The flag and the sword were donated to the state by the grandson of John Good Jr., the National Guard of Hawai‘i member who lowered the flags on January 17. (Good is also recorded as firing the only shot of the coup, at a policeman who stopped him en route to delivering weapons to the rebel militia.) When Good returned to the United States, so did the queen’s standard. There, it survived a house fire—Jansen points out burn patterns and the discoloration of the fabric—and was later inherited by Good’s grandson, who donated it to the West Point Museum in 1925, when he was attending the military academy. In 1940, it was fully restored by the museum.

Eighty-five years after John Good Jr. took the queen’s standard, his grandson returned it to Hawai‘i, along with his cadet sword. It’s “an incredibly powerful gesture,” Jansen says, and an example of how good can come from bad, “that there can be some understanding of what we can do to come together and move forward.”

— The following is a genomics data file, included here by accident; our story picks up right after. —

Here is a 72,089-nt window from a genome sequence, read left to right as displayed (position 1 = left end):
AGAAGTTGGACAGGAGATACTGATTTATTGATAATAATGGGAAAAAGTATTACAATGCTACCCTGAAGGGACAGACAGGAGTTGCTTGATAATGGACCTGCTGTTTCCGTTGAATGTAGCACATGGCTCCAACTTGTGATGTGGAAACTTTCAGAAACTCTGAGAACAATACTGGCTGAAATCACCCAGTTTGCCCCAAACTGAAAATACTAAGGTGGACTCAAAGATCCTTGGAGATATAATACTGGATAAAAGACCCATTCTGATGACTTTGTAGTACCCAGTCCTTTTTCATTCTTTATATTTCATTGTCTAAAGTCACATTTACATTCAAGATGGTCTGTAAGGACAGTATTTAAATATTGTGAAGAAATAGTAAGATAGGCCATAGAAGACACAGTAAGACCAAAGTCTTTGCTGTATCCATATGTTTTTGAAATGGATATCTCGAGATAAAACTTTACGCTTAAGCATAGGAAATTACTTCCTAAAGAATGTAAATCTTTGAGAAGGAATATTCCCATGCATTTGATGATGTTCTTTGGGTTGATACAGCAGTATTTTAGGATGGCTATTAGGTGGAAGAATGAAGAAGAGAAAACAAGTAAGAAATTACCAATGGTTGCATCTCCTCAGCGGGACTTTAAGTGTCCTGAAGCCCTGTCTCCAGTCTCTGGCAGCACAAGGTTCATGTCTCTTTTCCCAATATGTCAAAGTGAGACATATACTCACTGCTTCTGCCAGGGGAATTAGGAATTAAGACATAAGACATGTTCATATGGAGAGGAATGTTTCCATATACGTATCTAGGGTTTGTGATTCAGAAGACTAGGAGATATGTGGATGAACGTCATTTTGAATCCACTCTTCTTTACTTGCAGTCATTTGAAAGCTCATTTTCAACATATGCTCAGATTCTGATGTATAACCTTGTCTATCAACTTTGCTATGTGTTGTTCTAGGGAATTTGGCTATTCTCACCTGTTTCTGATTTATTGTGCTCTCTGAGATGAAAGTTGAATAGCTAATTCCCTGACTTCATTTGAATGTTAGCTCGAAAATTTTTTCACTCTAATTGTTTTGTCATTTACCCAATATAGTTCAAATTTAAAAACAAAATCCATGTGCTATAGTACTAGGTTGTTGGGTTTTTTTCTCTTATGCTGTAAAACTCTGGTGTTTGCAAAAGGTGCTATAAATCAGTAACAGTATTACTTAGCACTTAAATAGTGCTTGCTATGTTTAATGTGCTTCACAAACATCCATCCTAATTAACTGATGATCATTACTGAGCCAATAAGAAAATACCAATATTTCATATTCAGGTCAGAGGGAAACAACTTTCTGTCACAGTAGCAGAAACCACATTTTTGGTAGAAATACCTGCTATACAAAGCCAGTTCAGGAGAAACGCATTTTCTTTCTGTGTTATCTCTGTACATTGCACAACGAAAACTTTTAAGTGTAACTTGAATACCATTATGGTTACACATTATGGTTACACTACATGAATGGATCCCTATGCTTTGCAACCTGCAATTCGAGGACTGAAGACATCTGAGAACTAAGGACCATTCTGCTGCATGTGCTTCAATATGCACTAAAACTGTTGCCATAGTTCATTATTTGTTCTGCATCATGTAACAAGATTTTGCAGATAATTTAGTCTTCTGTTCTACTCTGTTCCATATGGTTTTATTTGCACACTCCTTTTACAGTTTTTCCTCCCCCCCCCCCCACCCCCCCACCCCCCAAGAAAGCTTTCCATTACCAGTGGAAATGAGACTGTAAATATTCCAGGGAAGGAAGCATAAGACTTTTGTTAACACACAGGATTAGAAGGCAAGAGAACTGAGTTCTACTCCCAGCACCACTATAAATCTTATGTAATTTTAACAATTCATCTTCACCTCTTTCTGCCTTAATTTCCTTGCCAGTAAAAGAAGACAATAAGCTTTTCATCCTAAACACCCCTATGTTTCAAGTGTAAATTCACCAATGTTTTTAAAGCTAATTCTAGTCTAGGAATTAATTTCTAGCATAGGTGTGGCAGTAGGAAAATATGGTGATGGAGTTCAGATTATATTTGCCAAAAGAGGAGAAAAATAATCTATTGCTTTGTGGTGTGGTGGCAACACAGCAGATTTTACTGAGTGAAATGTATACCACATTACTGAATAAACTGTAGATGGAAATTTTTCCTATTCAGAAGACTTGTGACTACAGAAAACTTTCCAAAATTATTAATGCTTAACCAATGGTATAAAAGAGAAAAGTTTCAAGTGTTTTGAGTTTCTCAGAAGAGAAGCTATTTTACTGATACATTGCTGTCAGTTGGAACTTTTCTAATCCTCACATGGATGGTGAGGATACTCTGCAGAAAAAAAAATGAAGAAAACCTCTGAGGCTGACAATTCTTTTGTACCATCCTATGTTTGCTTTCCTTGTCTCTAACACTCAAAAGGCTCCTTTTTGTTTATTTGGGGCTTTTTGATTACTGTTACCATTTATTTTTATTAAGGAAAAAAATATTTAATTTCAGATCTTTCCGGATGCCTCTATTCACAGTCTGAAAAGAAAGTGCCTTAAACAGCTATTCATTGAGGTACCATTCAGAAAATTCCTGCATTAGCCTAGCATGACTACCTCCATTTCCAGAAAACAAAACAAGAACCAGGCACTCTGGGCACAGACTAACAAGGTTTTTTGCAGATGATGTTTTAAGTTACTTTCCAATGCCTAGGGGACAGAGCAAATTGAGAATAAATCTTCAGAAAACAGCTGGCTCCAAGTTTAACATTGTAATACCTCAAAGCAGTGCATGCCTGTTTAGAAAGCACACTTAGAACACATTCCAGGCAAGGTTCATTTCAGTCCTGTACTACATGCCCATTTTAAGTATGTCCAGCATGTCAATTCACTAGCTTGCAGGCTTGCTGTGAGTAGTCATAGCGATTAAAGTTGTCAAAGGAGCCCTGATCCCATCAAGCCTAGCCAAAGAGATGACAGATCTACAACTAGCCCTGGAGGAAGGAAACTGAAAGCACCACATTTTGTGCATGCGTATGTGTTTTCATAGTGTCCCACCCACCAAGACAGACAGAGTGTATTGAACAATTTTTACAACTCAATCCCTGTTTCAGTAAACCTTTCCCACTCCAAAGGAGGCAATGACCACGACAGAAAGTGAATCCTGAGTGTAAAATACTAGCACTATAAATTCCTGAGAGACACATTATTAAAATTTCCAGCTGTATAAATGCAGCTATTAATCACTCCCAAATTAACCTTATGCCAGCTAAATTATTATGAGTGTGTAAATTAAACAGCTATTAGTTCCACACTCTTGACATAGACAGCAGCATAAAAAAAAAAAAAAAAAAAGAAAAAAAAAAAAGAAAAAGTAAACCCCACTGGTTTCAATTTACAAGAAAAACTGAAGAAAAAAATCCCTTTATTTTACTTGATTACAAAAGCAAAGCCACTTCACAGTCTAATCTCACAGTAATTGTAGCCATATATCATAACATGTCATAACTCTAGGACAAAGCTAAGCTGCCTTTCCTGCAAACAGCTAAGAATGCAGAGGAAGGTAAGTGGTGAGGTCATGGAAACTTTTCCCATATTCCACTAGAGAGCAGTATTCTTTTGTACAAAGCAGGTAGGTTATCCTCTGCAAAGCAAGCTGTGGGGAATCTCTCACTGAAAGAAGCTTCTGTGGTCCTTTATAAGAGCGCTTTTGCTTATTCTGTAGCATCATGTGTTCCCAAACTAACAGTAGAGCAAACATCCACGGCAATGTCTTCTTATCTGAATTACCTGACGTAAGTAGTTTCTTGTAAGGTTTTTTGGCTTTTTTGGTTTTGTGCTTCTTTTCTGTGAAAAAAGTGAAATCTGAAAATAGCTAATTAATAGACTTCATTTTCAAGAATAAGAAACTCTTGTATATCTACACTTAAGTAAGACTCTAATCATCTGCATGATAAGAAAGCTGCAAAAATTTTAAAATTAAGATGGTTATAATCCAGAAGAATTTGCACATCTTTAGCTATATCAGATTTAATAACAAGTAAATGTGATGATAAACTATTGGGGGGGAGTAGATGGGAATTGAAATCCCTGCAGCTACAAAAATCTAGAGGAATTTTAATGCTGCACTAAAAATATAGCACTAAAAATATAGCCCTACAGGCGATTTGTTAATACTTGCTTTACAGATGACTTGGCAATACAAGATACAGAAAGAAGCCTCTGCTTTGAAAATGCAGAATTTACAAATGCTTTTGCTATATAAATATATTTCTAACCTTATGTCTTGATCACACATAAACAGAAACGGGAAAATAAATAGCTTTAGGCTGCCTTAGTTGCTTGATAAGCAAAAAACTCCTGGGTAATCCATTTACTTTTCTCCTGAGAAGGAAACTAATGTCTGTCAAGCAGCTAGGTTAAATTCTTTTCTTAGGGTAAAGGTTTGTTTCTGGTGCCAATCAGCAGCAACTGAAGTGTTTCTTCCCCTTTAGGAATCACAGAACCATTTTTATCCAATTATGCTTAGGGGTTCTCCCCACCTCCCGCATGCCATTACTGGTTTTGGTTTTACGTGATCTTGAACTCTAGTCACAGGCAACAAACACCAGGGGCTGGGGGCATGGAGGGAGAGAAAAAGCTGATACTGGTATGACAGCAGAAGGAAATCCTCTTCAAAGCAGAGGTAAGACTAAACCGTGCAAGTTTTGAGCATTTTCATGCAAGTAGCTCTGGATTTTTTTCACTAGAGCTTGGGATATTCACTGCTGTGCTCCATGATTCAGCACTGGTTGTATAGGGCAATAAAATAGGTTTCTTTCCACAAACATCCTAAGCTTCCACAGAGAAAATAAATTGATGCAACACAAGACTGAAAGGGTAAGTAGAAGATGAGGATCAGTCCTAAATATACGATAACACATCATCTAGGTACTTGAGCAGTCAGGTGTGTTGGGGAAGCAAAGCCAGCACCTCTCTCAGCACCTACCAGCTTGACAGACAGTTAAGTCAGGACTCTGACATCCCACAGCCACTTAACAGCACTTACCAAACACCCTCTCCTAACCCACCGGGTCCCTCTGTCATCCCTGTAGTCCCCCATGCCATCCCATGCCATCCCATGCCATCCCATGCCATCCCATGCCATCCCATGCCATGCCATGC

Adam Jansen, state archivist at the Hawai‘i State Archives, pictured in his office.

What the flag represents, at its core, is the people.

Adam Jansen
An archivist unfurls a Hawaiian flag from 1898, the flag that was lowered on Annexation Day.

The next artifacts Jansen shows me also come from the Kingdom era: two pageantry banners made for a parade during King Kalākaua’s 1886 Royal Jubilee. The weeklong event marked his 50th birthday and was celebrated with feasts, races, hula, and philanthropic events.

One banner represented Lili‘uokalani’s Educational Society, which raised money for educating less fortunate Hawaiian women. The gold silk and cordoned edges of the 20-inch-by-40-inch banner sparkle against the white gloves Jansen wears when handling the delicate items. In appliquéd letters, the banner reads, “Hui Hoonaauao Liliuokalani, Mahele Elua, Nov. 16, 1886” (Lili‘uokalani Educational Society, Division 2, November 16, 1886); on the opposite side, which is light-green silk, it reads “ALOHA.” The other pageantry banner, made of red and gold silk, represented Queen Kapi‘olani’s hula troupe. It reads “Hula o Honuakaha {Ka Moiwahine} NOV 16, 1886” (Queen Kapiolani’s hula company of girls, November 16, 1886). Jansen explains that pageantry banners were as much for donors as they were for the beneficiaries; they gave benefactors a chance to rally around causes in which they’d invested.